Will the Next Generation EU live up to its name?
Opinion piece authored by H.E. Marie-Louise Coleiro Preca and featured on Euractiv.
We often refer to children of today as the next generation, and we pin many expectations on them. Yet, we forget that our actions or inactions affect children - today - in the present.
Before the pandemic, 1 in 4 children in Europe still lived in poverty. The Growing Up in Lockdown report by Eurochild revealed that COVID_19 further exacerbated existing problems of social inequality - creating an even wider educational divide, impacting children’s life chances, and their wellbeing.
Over 10.000 children from Europe and beyond have spoken up about the struggles they are facing in the consultation Our Europe, Our Future, Our Rights initiated by the European Commission and supported by Eurochild and four other organisations working with and for children.
We learned that 1 in 5 children are unhappy and anxious about the future. We found out that 1 in 10 children have issues with their mental health. Nearly a third live in families that have experienced difficulties in paying for school trips, books, afterschool activities and transport. More than half the children have never had the opportunities to provide their opinions to a local or national authority. Outrageously, 1 in 3 children experienced discrimination or exclusion.
How can Europe be inclusive if one third of its children feel left out?
This is supposed to be a good year for children in Europe. By the end of March, the EU will roll out the Child Guarantee and the EU strategy on the rights of the child, ensuring that all children in need have access to essential services of good quality and that children’s rights are promoted and upheld across the EU.
Over the years, Eurochild has advocated for a strong and strategic European Child Guarantee to deliver for the most vulnerable children. We have also relentlessly advocated for it to be sufficiently financed. The agreement on the ESF+ funds foreseeing a 5% earmarking for the Member States with a child poverty rate higher than the European average was a great achievement. But our work must continue.
How can the EU ‘guarantee’ that these instruments will meet the needs of vulnerable children?
Sadly, not all policy-makers are familiar with the upcoming EU initiatives, which may lead to investments having little or no impact on children. We must ensure that Member States use the various European funds for investing in children, and that children, families and civil society are meaningfully engaged in this process.
Monitoring and evaluation of the Child Guarantee at the European level will also be essential; the EU must put in place strategic and independent mechanisms to monitor its implementation. Without binding recommendations and monitoring mechanisms, we risk leaving children behind – yet again.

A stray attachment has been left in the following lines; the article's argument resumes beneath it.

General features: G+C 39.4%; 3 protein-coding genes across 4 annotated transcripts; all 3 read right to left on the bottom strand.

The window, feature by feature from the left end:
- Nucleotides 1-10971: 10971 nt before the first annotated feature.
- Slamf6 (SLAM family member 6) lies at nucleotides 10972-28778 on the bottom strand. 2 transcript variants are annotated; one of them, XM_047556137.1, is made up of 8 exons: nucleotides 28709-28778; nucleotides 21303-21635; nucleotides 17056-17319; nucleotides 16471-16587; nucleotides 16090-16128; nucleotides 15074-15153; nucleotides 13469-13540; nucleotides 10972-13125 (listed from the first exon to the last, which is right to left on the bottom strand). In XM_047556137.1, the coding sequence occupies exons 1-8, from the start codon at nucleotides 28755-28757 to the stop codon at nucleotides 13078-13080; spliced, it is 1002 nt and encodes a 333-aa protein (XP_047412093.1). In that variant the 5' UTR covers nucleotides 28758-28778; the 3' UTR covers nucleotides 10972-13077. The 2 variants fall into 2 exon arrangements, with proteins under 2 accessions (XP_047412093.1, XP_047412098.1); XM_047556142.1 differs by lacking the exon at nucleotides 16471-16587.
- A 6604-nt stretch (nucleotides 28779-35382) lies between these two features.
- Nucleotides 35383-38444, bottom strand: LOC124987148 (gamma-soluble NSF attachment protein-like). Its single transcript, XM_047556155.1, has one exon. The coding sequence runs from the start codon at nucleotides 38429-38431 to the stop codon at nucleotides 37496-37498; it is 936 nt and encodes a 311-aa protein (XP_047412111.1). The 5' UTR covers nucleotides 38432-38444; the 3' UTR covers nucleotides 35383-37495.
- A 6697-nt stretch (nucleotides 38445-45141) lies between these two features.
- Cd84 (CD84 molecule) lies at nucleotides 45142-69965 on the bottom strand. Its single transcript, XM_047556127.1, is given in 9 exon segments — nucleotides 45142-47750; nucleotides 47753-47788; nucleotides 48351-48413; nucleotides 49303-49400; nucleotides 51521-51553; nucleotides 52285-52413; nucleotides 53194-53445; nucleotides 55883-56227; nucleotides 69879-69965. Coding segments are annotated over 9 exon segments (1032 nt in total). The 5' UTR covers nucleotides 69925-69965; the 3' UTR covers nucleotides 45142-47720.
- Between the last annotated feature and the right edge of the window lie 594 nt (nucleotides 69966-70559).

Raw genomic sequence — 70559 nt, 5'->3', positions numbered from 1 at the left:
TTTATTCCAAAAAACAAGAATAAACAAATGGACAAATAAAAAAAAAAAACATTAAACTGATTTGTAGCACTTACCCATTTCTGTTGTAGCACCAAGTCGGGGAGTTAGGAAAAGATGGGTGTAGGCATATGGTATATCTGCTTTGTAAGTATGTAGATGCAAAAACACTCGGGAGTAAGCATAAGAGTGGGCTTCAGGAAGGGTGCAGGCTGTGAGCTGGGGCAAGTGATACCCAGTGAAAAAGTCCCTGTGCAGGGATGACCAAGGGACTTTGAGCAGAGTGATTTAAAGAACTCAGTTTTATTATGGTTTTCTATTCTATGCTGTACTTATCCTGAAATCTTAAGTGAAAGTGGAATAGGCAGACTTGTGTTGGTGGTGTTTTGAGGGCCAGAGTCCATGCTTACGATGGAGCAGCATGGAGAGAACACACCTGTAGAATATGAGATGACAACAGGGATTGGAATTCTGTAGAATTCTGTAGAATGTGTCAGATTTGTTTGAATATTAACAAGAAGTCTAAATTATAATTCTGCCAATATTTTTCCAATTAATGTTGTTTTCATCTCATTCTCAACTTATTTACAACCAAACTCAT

Why can’t we put children at the heart of the European recovery?
To help repair the immediate economic and social damage caused by the pandemic, the European Union is putting in place the largest stimulus package in its history - the Next Generation EU. By the end of April 2021, all Member States would have submitted their national recovery plans to be funded by the package and we have no assurance that they will prioritise children. Isn’t the wellbeing of children a key social damage that the Next Generation EU should repair?
In 2013 the EU Recommendation on Investing in Children made a case for ending child poverty. Seven years later, 1 out of 4 children remain in poverty, or worse as a result of the pandemic. While the Child Guarantee will help mitigate the pre-pandemic struggles of children, further support is needed so that children do not continue to be the invisible victims of the COVID_19 crisis.
The recovery stimulus is a unique historic opportunity to break the children’s cycle of deprivation. If we are aiming for a more just and resilient Europe, national recovery plans should prioritise children - with the European Pillar of Social Rights and the future EU strategy on the rights of the child as a moral compass.
We cannot let children down - again.
We cannot pin expectations on the next generation if we don’t deliver for the children now.
The Next Generation EU should live up to its name and puts children – the next generation - at the heart of the European recovery.
In the words of Nelson Mandela: “History will judge us by the difference we make in the everyday lives of children.”
Marie-Louise Coleiro Preca
President of Eurochild